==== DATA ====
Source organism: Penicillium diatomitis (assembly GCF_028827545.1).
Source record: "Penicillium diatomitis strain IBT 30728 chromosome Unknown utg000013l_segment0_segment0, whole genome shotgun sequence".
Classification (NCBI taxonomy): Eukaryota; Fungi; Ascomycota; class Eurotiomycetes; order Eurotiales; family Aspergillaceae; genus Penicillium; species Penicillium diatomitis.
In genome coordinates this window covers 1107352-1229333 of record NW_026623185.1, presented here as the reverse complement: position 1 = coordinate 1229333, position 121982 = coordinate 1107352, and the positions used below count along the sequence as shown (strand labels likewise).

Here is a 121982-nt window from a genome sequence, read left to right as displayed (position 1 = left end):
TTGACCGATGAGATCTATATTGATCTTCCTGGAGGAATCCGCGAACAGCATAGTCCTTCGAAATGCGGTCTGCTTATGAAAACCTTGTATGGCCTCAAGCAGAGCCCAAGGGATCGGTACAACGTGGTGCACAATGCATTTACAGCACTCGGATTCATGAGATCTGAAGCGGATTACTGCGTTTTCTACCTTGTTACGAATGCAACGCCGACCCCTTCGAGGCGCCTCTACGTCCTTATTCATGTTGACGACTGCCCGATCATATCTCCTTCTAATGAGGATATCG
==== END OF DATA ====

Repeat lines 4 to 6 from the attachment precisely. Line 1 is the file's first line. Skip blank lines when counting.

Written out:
In genome coordinates this window covers 1107352-1229333 of record NW_026623185.1, presented here as the reverse complement: position 1 = coordinate 1229333, position 121982 = coordinate 1107352, and the positions used below count along the sequence as shown (strand labels likewise).

Here is a 121982-nt window from a genome sequence, read left to right as displayed (position 1 = left end):
TTGACCGATGAGATCTATATTGATCTTCCTGGAGGAATCCGCGAACAGCATAGTCCTTCGAAATGCGGTCTGCTTATGAAAACCTTGTATGGCCTCAAGCAGAGCCCAAGGGATCGGTACAACGTGGTGCACAATGCATTTACAGCACTCGGATTCATGAGATCTGAAGCGGATTACTGCGTTTTCTACCTTGTTACGAATGCAACGCCGACCCCTTCGAGGCGCCTCTACGTCCTTATTCATGTTGACGACTGCCCGATCATATCTCCTTCTAATGAGGATATCG